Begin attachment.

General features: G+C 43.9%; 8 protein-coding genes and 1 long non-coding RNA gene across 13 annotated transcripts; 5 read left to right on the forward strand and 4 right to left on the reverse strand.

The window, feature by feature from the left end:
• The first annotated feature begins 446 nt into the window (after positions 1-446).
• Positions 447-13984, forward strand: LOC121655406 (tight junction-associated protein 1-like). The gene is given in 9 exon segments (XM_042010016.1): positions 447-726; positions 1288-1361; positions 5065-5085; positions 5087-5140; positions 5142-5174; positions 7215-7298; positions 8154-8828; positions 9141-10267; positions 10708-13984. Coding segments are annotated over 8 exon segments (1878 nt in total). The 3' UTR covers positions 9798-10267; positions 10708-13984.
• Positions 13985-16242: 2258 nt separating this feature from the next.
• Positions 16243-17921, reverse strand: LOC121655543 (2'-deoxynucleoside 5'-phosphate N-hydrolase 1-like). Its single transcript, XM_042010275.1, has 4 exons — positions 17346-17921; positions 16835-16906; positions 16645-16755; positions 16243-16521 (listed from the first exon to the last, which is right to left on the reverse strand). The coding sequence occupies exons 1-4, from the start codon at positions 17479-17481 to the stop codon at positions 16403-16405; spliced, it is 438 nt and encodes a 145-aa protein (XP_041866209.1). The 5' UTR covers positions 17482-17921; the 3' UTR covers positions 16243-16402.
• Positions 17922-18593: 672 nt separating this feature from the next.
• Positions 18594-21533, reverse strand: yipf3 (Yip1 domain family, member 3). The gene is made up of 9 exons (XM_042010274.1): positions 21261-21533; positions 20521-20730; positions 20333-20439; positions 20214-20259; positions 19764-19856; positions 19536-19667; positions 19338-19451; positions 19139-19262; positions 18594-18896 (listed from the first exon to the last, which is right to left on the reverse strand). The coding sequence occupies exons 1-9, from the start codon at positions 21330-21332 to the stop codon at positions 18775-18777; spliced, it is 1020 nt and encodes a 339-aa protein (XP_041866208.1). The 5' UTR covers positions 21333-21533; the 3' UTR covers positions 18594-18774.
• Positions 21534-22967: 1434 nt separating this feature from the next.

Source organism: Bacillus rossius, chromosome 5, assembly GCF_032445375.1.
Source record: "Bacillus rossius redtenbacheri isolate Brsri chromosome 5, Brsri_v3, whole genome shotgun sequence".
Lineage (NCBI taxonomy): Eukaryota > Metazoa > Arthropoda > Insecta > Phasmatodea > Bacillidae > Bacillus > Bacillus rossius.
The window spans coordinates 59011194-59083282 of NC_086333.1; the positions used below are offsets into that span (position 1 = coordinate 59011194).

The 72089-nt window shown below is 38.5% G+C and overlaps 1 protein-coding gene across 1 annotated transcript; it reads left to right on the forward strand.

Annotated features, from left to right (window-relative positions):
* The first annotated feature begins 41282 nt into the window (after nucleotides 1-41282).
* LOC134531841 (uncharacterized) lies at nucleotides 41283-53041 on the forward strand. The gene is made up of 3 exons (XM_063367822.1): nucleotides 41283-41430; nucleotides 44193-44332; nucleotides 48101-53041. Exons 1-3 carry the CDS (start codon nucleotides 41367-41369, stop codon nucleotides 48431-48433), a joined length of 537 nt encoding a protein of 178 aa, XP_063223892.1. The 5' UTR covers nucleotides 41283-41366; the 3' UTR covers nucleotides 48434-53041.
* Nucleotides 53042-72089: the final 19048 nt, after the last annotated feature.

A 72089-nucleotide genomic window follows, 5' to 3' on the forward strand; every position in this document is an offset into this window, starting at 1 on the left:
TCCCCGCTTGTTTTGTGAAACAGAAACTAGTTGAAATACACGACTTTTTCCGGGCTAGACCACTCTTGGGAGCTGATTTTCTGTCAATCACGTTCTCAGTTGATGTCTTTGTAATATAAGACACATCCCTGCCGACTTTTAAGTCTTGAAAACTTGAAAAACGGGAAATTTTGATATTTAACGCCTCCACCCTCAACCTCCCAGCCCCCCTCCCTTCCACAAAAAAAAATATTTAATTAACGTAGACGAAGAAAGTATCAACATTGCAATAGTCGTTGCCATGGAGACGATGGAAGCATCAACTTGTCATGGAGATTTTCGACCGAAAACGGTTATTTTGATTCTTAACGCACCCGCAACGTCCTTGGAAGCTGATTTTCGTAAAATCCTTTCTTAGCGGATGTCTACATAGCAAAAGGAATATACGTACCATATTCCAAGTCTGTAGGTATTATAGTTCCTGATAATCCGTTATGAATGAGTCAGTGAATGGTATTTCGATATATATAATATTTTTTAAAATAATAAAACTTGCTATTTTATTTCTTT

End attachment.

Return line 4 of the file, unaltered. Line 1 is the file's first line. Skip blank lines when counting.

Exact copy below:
• Positions 447-13984, forward strand: LOC121655406 (tight junction-associated protein 1-like). The gene is given in 9 exon segments (XM_042010016.1): positions 447-726; positions 1288-1361; positions 5065-5085; positions 5087-5140; positions 5142-5174; positions 7215-7298; positions 8154-8828; positions 9141-10267; positions 10708-13984. Coding segments are annotated over 8 exon segments (1878 nt in total). The 3' UTR covers positions 9798-10267; positions 10708-13984.